As early as the mid-1960s, state biologists were already seeing signs of a population decline, but when they tried to put meaningful size and bag limits in place in the mid-1980s, they met substantial opposition from the party boat industry, which said that bag limits, in particular, had to stay high, so that customers would have the “perception” that they could still take home a pailful of fish if they had a “big day.”  

Like the H.R. 1335 supporters today, those party boat owners, and to a lesser extent, the tackle shops, focused only on short term profits, and not the long-term health of fish stocks.

And maybe, for a few years, it seemed to be worth it.  But it’s probably safe to say that, with the number of trips New York anglers made for winter flounder down by more than 98.5% since 1984, in the long term, their opposition to conservation hurt their bank accounts nearly as badly as it hurt winter flounder.

Or, perhaps, folks should consider the cod.  Prior to the mid- 1980s, there was a robust summer cod fishery that took place on Cox’s Ledge, off the Rhode Island coast.  I made my first trip to Cox’s in ’68, when party boats sailed from ports in Rhode Island, Connecticut and eastern Long Island, all converging on the same place.  

Everyone caught cod.  

Most of the fish weighed between 5 and 15 pounds, with some 20s among them, but throughout the years that I fished there, the biggest fish on the boat was never less than 35 pounds, and sometimes went over 50.

The Marine Recreational Fishing Statistics Survey only began in 1981, but even that tells a story.  For in ’81, when cod stocks were already headed sharply downhill, anglers departing from Connecticut, Rhode Island and New York ports made nearly 33,000 cod trips during July and August.  In 2014, with the stock in dire straits, that number had dropped to a mere 840, all made from Rhode Island.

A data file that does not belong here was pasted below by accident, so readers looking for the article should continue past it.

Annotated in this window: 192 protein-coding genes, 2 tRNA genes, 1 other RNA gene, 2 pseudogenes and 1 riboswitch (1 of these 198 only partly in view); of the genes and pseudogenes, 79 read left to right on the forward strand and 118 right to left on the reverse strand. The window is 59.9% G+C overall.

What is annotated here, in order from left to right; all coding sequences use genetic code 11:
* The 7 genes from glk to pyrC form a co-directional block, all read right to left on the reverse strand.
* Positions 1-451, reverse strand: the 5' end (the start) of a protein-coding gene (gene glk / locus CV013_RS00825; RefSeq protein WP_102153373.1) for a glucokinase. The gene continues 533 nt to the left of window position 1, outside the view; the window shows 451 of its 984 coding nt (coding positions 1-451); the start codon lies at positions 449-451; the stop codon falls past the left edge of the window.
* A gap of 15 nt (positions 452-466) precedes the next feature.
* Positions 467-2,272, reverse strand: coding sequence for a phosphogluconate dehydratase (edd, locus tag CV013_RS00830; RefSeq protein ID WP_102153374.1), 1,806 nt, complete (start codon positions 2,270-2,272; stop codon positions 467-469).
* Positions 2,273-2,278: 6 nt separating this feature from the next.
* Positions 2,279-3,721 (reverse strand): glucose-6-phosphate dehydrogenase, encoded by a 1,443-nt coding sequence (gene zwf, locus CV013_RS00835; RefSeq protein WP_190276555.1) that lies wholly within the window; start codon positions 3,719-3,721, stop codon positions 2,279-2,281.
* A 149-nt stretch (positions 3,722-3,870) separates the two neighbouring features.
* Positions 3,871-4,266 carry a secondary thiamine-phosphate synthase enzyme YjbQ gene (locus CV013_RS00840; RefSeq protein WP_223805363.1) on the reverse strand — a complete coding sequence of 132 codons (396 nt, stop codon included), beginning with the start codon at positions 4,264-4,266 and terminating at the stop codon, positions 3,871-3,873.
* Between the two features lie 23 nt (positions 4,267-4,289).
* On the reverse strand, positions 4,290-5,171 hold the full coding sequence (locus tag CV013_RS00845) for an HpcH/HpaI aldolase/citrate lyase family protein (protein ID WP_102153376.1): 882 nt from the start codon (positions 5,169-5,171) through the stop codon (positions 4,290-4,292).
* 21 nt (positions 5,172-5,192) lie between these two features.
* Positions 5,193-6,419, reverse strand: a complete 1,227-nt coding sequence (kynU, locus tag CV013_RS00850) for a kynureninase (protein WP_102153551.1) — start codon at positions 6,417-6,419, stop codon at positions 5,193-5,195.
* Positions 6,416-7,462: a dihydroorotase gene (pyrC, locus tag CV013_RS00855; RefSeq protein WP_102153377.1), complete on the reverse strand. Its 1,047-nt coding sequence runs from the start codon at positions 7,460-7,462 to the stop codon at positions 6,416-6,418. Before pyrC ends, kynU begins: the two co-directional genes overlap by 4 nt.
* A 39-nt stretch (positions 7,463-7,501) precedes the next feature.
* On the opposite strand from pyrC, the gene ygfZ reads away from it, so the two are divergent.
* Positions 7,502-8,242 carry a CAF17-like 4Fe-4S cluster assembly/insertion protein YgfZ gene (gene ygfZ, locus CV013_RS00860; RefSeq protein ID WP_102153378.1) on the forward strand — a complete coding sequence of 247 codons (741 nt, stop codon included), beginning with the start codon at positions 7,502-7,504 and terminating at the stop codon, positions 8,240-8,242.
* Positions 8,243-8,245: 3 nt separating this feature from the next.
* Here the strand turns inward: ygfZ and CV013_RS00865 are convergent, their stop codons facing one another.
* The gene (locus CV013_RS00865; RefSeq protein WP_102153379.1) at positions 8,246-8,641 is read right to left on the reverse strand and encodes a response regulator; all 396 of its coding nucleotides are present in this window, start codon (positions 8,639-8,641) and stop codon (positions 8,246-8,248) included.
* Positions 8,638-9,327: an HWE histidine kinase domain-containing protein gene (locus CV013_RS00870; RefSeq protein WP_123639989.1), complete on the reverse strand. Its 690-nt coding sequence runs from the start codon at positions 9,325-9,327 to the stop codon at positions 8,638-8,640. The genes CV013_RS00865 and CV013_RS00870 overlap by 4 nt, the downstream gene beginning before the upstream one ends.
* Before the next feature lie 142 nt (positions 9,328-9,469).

So today, party boats that once sailed, loaded with passengers, seeking Cox’s Ledge cod must now rely on other alternatives, placing far more pressure on black sea bass, striped bass and summer flounder, and creating a business model that is far too dependent on far too few stocks.

Then there’s the cod’s little cousin, the silver hake, which most folks called “whiting.”  Up through the ‘70s and even the early ‘80s, they abounded off Long Island and northern New Jersey during the winter.  The party boat fleet caught them day and night, while shorebound anglers took them from under the lights of beachfront piers.  In a pinch, a hungry man could glean his Christmas Eve dinner at night from the strandline, picking up “frostfish” that had beached themselves while chasing bait and were frozen stiffly in place.

And then, they were gone.